Skip to content Skip to Search
Skip navigation

Gaza war proves ‘another large shock’ for fragile Lebanon

Children on a street in Bourj Hammoud, northeast of Beirut. Lebanon has been hit hard by food price inflation Reuters/Yara Nardi
Children on a street in Bourj Hammoud, northeast of Beirut. Lebanon has been hit hard by food price inflation
  • World Bank issues warning
  • GDP forecast to contract again
  • Tourism gains reversed

Hopes that Lebanon’s economy could register its first annual growth in five years have been dashed by the impact of the Israel-Gaza conflict, according to the World Bank.

Its latest Lebanon Economic Monitor said the fighting and fears of an escalation were “another large shock” to the country’s precarious economy.

Before the outbreak of violence last October, Lebanon’s economy had been forecast to grow by 0.2 percent in 2023 – which would have been its first annual increase since 2018. The World Bank is now predicting a contraction of up to 0.9 percent in real GDP. 

“Lebanon remains entrenched in a socioeconomic and financial crisis, further exacerbated by institutional and political stalemate,” said Jean-Christophe Carret, Middle East country director at the World Bank.

Last year, Lebanon’s economy appeared to have reached a “temporary bottom”, according to World Bank analysts.

A growth in consumption was recorded, thanks to a strong summer tourism season, a sizeable inflow of remittances and the increasing dollarisation of salaries alongside signs of stabilisation in private sector activity. 

However, the Gaza conflict has led to a drop in tourism income and a reduction in investment in Lebanon. This, coupled with the absence of broader stabilisation measures from the government, is expected to reverse the small gains seen earlier in 2023.

The World Bank’s updated forecast of a 0.6 to 0.9 percent contraction assumes that “the current situation of containment of military confrontation to the southern borders persists”.

Significant military escalations could have a “severe” toll on the country’s economy and population, the report added. Since its publication in late December, the January 2 drone strike on Beirut, which killed a senior Hamas figure, has increased fears of a wider regional war.

Macroeconomic imbalances also persist in Lebanon, with the current account deficit equivalent to 13 percent of GDP. Tourism accounted for almost 26 percent of current account receipts in 2022.

The inflation rate, which has been in triple digits since 2021, is projected to accelerate to 231 percent in 2023, driven by exchange rate depreciation and rapid dollarisation of economic transactions. 

Lebanon was also one of the countries hardest hit by food price inflation in the first quarter of 2023 – it reached 350 percent year on year in April. This exacerbated difficult living conditions for the most vulnerable segments of the population.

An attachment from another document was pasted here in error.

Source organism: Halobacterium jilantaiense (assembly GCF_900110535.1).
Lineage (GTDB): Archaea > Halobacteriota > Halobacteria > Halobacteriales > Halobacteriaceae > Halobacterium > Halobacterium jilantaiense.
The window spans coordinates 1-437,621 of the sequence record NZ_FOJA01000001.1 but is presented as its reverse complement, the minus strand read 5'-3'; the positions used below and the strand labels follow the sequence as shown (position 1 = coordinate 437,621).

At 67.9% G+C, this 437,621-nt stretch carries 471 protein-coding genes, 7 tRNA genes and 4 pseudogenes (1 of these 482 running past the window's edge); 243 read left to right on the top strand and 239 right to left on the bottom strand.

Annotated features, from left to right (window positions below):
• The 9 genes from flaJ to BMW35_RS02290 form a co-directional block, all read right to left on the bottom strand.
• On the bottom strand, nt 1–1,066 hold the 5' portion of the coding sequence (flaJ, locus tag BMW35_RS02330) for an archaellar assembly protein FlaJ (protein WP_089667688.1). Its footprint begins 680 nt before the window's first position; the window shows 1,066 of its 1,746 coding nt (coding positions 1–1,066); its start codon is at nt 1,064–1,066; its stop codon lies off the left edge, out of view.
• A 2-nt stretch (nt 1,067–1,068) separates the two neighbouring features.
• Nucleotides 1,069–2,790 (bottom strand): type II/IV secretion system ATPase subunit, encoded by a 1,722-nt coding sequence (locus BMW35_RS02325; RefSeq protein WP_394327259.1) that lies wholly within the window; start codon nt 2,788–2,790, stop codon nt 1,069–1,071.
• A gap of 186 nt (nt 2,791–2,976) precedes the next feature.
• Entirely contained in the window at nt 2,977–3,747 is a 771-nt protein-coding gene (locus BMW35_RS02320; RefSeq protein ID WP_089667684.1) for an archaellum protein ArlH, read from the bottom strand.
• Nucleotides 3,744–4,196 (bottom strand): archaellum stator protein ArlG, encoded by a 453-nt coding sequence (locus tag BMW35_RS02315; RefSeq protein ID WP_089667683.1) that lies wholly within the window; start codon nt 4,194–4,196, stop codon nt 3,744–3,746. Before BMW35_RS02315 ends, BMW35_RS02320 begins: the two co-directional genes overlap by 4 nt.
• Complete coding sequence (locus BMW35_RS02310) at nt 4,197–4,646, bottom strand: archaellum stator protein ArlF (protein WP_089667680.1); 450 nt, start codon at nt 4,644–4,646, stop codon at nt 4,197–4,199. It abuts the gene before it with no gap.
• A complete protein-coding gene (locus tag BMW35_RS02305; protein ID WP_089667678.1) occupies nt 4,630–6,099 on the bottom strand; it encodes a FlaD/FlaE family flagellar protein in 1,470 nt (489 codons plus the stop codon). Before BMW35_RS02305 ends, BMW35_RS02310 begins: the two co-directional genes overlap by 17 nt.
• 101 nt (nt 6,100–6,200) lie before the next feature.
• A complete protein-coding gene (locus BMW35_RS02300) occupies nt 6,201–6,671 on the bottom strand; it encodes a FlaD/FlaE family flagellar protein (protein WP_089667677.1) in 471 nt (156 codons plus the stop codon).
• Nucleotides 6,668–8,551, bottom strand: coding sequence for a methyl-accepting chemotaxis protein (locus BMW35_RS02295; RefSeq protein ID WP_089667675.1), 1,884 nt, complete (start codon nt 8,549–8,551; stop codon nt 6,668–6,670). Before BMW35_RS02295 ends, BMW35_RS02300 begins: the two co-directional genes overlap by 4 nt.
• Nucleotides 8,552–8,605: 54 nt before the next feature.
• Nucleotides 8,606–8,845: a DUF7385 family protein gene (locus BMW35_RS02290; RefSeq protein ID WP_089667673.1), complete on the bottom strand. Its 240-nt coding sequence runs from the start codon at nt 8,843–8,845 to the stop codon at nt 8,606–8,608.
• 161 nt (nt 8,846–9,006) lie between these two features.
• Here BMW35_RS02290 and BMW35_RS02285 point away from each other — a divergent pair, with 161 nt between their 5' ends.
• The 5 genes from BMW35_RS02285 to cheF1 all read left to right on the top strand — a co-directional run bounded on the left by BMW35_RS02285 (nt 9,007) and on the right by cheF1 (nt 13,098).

Tour guide at the Roman ruins of Baalbek. Tourism made up almost 26% of Lebanon's current account receipts in 2022Reuters/Issam Abdallah
Tour guide at the Roman ruins of Baalbek. Tourism made up almost 26 percent of Lebanon’s current account receipts in 2022

“While tourism has recently been a positive contributor to economic growth, the tourism sector alone cannot substitute for more comprehensive, sustainable and diverse growth drivers that are better placed to withstand shocks and help put the economy back on a solid recovery path,” Carret said.

According to the latest Lebanon Purchasing Managers’ Index survey, the contraction in Lebanon’s private sector economy slowed during November.

Business activity declined at the slowest pace in four months as new export orders recovered. Business confidence also improved, rising to its highest level in three months.

Dr Ali Bolbol, chief economist at BLOMInvest Bank, said the increase in exports was a sign that cheaper exchange rates were starting to make the private sector more competitive. 

The country’s central bank has initiated some reforms, the World Bank said, but “fundamental changes” to bank supervision and monetary and exchange rate policies have yet to be introduced. 

Latest articles


Dubai launches one-stop hub to streamline government services

People in Dubai can now obtain an Emirates ID, register a company, open a bank account and more under one roof following the opening of the Emirates Government Services Hub (EGSH). Owned by Sheikh Mohammed Bin Maktoum Bin Juma Al Maktoum, a member of the Dubai Royal family, EGSH allows clients to access all essential […]

In association with
Thailand's consul general Kitinai Nutakul visits the Saudi Ministry of Foreign Affairs in Jeddah

Thailand opens investment office in Saudi Arabia

Thailand’s Board of Investment (BOI) is opening its first Middle East office in Saudi Arabia, signaling a deepening of economic ties between the nations after a longstanding diplomatic spat. The office will focus on attracting Saudi investment into Thailand’s targeted industries and supporting Thai entrepreneurs looking to invest in the region, the BOI said in […]

hajj saudi arabia

Saudia reports big rise in international passengers

Saudi Arabia’s national carrier Saudia reported a 24 percent increase in international passengers to 9.1 million in the first half of 2024. There was also a 13 percent rise in the number of flights. The Hajj pilgrimage in June played a large part in the growth.  The number of passengers flying on domestic routes rose […]

renewables target dam

World is off track to meet Cop28 renewables goal

The world is far from reaching its 2030 renewables target, the International Renewable Energy Agency (Irena) said on Thursday. Countries committed at the Cop28 summit in Dubai last year to treble renewables capacity in order to limit global warming to 1.5C. To stay on course global capacity growth needs to accelerate to a minimum rate […]